The final problem facing the Tundra is the increased traffic which is mainly due to increased tourism and the need to go through the mountain rather than around it . As more and more people yearn to visit the Alps the traffic load has increased and the authorities in the region have had to respond to prevent long traffic jams. Their response has been to build 10 tunnels under the Alps at a massive cost both financially and environmentally. The fumes from the ever increasing traffic have been getting trapped inside the valleys and they cannot be blown away by the anti-cyclonic stable air.This pollution spoils the scenery and beauty of the Alps as the growing layer of fog will soon turn into a permanent haze that is common in busy Chinese cities. Indigenous species of both fauna and flora are also victims of the bad air in the Alps as numbers of both have been steadily lowering over the years. The air quality in the Alps is now so bad the entire region has been added to the list of ecologically endangered areas.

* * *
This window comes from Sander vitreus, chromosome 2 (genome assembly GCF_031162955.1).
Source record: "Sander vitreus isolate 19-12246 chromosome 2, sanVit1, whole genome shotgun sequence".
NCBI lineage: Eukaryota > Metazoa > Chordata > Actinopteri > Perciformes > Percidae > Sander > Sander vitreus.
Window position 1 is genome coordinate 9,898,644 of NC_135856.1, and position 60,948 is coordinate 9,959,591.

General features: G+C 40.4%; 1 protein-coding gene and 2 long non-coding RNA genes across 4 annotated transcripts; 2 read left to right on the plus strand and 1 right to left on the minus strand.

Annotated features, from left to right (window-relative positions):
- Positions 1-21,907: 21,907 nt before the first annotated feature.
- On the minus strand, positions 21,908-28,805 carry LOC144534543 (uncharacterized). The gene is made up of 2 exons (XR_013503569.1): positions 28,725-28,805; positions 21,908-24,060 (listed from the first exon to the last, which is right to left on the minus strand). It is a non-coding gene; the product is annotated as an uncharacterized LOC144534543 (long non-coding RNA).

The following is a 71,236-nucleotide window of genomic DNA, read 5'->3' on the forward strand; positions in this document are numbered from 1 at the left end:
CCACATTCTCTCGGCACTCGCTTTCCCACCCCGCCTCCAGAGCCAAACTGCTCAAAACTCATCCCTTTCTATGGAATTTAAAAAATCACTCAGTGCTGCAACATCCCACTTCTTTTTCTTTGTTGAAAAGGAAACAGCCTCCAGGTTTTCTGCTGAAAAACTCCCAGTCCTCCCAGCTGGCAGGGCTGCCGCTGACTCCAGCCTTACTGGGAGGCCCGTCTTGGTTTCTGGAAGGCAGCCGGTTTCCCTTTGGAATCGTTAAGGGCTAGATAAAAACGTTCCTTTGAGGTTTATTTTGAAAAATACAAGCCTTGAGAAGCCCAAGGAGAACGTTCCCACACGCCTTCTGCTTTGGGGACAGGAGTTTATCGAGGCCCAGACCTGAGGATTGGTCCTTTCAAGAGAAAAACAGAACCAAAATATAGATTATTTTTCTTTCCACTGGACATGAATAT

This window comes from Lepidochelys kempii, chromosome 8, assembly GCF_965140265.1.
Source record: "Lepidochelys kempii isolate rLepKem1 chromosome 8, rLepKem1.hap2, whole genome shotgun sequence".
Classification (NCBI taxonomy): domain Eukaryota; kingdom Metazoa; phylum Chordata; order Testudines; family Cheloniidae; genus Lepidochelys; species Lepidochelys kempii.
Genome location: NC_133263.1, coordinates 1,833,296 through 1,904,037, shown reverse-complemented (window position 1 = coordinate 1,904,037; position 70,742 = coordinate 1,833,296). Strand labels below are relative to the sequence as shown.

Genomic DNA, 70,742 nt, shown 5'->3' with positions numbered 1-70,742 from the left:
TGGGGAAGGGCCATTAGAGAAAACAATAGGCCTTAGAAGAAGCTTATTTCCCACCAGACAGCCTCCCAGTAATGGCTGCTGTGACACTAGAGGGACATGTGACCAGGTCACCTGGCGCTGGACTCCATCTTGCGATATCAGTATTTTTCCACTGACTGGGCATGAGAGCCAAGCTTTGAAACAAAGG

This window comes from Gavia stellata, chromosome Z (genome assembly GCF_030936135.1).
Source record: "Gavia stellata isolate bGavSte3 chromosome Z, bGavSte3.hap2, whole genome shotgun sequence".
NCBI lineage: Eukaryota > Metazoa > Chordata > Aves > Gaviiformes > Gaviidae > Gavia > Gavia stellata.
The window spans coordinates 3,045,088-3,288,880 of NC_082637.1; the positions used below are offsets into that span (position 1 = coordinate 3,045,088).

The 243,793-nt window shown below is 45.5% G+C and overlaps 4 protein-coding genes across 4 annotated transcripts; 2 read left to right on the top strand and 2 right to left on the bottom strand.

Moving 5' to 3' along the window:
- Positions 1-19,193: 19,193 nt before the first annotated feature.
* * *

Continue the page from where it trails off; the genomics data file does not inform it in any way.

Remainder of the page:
The increased traffic has inevitably led to increased noise levels and in an area surrounded by mountains the noise is magnified and travels a longer distance. On flat land the noise from the thousands of cars and trucks rumbling through the tunnels would dissipate after 400m but with the mountainous region it travels for up to 2000m. For local residents this is an increasingly worrisome issue as they are now being forced to deal with bad air,noise and higher tourist numbers which is steadily decreasing their quality of life.